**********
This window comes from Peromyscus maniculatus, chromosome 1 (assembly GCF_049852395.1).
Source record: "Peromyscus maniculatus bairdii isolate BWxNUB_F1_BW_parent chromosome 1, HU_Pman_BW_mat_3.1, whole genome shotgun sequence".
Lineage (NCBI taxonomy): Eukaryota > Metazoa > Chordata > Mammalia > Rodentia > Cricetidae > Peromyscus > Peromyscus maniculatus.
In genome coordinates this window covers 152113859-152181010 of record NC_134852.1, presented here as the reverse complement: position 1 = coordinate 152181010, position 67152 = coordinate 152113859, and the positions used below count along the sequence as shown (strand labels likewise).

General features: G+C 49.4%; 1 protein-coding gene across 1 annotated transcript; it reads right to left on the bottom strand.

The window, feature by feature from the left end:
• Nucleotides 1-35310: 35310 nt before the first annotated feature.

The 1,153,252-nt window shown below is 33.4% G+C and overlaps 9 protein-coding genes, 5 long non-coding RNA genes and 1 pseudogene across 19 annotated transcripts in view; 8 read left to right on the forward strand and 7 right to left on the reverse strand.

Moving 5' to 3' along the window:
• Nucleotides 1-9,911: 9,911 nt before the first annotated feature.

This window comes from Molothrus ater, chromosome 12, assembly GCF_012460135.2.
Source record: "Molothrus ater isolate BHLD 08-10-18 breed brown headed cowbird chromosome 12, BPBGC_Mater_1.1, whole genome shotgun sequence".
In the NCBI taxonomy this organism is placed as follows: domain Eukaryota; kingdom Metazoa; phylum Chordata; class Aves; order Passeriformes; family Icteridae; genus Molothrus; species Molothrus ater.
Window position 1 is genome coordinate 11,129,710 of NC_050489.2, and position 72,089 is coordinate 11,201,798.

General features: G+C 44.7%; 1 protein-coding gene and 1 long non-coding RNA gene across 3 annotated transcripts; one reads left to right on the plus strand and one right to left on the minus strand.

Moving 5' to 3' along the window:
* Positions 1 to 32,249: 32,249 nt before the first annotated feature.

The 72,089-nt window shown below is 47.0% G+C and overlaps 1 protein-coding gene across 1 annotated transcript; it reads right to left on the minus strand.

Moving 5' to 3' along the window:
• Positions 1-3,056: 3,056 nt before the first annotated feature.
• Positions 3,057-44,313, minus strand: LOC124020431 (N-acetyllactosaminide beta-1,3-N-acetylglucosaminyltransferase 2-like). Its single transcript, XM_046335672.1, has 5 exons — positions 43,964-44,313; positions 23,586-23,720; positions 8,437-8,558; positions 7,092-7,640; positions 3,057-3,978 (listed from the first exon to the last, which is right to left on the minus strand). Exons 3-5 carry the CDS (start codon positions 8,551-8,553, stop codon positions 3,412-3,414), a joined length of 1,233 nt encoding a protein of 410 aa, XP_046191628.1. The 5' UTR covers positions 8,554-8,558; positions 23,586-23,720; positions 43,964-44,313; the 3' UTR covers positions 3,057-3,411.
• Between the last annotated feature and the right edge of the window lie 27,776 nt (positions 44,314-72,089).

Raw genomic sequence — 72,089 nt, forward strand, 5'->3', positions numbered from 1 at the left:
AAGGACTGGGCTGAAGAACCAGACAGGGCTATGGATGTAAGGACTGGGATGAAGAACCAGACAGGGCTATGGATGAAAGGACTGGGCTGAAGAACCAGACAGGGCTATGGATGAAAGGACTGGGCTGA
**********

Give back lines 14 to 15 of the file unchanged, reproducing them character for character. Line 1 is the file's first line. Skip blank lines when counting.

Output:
Window position 1 is genome coordinate 11,129,710 of NC_050489.2, and position 72,089 is coordinate 11,201,798.

General features: G+C 44.7%; 1 protein-coding gene and 1 long non-coding RNA gene across 3 annotated transcripts; one reads left to right on the plus strand and one right to left on the minus strand.